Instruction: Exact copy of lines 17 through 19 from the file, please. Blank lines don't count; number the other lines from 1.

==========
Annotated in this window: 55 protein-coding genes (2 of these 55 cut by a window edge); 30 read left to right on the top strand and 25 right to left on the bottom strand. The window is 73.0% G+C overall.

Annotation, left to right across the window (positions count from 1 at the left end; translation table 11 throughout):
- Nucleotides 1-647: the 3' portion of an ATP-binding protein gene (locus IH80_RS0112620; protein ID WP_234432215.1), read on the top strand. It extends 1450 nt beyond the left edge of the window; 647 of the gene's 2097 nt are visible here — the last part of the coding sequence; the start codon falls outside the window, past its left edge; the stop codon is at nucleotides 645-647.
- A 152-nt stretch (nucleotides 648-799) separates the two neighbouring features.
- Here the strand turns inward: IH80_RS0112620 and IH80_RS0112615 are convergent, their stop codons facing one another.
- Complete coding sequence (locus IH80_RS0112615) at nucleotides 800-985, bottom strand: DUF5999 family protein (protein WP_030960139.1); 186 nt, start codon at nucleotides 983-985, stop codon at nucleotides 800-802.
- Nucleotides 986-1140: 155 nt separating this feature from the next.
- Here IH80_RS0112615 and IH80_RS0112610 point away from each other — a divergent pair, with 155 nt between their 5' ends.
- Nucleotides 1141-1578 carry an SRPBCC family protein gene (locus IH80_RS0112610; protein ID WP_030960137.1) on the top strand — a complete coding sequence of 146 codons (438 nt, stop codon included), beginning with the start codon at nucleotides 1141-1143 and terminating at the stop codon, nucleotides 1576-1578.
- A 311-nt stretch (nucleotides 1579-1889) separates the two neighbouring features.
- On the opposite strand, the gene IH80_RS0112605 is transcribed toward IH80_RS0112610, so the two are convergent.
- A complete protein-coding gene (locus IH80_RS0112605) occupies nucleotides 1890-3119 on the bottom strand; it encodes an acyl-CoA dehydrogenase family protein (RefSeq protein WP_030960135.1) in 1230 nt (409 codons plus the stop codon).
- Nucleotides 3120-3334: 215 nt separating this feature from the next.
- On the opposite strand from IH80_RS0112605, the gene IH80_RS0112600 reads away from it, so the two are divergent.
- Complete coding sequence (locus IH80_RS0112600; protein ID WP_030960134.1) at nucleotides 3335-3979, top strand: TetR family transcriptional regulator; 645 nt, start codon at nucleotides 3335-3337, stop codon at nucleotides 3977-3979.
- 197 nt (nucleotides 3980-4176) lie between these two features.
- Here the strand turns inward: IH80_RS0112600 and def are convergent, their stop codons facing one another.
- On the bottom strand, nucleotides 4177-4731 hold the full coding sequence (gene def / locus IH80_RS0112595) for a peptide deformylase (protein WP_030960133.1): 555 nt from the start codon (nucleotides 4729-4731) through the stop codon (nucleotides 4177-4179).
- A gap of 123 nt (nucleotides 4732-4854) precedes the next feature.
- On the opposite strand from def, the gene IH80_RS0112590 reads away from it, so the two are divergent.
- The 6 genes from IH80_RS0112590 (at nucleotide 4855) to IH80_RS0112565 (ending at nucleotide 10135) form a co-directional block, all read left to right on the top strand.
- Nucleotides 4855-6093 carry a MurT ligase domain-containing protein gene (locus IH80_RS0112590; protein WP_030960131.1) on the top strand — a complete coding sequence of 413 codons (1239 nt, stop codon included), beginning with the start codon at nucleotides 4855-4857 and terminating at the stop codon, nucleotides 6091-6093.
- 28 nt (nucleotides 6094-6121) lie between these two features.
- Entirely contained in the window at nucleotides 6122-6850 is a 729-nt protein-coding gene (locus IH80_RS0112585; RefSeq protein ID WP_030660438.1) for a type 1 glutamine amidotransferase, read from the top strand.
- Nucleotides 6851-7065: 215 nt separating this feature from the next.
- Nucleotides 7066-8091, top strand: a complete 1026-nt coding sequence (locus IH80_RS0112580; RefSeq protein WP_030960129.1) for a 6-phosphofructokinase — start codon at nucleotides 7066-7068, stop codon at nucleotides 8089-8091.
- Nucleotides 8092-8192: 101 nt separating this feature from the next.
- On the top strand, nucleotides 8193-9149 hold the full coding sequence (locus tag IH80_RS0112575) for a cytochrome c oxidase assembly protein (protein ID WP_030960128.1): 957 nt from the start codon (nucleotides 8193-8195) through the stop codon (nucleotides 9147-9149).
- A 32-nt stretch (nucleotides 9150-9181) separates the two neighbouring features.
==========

- Here the strand turns inward: IH80_RS0112600 and def are convergent, their stop codons facing one another.
- On the bottom strand, nucleotides 4177-4731 hold the full coding sequence (gene def / locus IH80_RS0112595) for a peptide deformylase (protein WP_030960133.1): 555 nt from the start codon (nucleotides 4729-4731) through the stop codon (nucleotides 4177-4179).
- A gap of 123 nt (nucleotides 4732-4854) precedes the next feature.